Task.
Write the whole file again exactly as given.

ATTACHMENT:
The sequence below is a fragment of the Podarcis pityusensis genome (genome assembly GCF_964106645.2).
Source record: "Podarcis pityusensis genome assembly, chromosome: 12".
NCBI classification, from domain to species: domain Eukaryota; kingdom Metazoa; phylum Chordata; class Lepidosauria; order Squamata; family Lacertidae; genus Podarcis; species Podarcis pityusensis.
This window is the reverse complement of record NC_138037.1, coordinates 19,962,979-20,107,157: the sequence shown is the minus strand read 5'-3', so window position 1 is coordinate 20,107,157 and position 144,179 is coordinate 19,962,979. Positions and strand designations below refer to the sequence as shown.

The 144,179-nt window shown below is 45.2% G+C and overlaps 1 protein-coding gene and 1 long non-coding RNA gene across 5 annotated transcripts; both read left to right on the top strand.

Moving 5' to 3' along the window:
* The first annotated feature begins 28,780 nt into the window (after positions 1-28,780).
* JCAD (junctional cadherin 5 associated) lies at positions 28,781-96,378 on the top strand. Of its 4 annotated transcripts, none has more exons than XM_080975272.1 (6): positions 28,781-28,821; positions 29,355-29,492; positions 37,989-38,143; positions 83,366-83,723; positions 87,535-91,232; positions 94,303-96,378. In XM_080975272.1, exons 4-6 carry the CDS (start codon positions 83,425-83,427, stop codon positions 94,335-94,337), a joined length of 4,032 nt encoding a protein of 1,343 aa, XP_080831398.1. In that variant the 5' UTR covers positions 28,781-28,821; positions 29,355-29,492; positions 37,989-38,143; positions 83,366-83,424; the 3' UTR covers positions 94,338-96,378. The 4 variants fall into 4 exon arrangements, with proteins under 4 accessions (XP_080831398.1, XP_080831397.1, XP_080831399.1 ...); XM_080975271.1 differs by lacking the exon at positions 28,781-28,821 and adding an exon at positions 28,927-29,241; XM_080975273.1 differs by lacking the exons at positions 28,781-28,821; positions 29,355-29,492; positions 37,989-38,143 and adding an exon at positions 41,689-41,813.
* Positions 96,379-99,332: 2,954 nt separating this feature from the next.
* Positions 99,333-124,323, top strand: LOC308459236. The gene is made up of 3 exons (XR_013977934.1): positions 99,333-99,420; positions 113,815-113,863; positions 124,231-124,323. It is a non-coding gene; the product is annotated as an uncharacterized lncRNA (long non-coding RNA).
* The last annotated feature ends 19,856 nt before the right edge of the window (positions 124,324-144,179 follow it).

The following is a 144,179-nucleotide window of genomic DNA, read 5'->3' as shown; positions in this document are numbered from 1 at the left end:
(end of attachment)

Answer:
The sequence below is a fragment of the Podarcis pityusensis genome (genome assembly GCF_964106645.2).
Source record: "Podarcis pityusensis genome assembly, chromosome: 12".
NCBI classification, from domain to species: domain Eukaryota; kingdom Metazoa; phylum Chordata; class Lepidosauria; order Squamata; family Lacertidae; genus Podarcis; species Podarcis pityusensis.
This window is the reverse complement of record NC_138037.1, coordinates 19,962,979-20,107,157: the sequence shown is the minus strand read 5'-3', so window position 1 is coordinate 20,107,157 and position 144,179 is coordinate 19,962,979. Positions and strand designations below refer to the sequence as shown.

The 144,179-nt window shown below is 45.2% G+C and overlaps 1 protein-coding gene and 1 long non-coding RNA gene across 5 annotated transcripts; both read left to right on the top strand.

Moving 5' to 3' along the window:
* The first annotated feature begins 28,780 nt into the window (after positions 1-28,780).
* JCAD (junctional cadherin 5 associated) lies at positions 28,781-96,378 on the top strand. Of its 4 annotated transcripts, none has more exons than XM_080975272.1 (6): positions 28,781-28,821; positions 29,355-29,492; positions 37,989-38,143; positions 83,366-83,723; positions 87,535-91,232; positions 94,303-96,378. In XM_080975272.1, exons 4-6 carry the CDS (start codon positions 83,425-83,427, stop codon positions 94,335-94,337), a joined length of 4,032 nt encoding a protein of 1,343 aa, XP_080831398.1. In that variant the 5' UTR covers positions 28,781-28,821; positions 29,355-29,492; positions 37,989-38,143; positions 83,366-83,424; the 3' UTR covers positions 94,338-96,378. The 4 variants fall into 4 exon arrangements, with proteins under 4 accessions (XP_080831398.1, XP_080831397.1, XP_080831399.1 ...); XM_080975271.1 differs by lacking the exon at positions 28,781-28,821 and adding an exon at positions 28,927-29,241; XM_080975273.1 differs by lacking the exons at positions 28,781-28,821; positions 29,355-29,492; positions 37,989-38,143 and adding an exon at positions 41,689-41,813.
* Positions 96,379-99,332: 2,954 nt separating this feature from the next.
* Positions 99,333-124,323, top strand: LOC308459236. The gene is made up of 3 exons (XR_013977934.1): positions 99,333-99,420; positions 113,815-113,863; positions 124,231-124,323. It is a non-coding gene; the product is annotated as an uncharacterized lncRNA (long non-coding RNA).
* The last annotated feature ends 19,856 nt before the right edge of the window (positions 124,324-144,179 follow it).

The following is a 144,179-nucleotide window of genomic DNA, read 5'->3' as shown; positions in this document are numbered from 1 at the left end: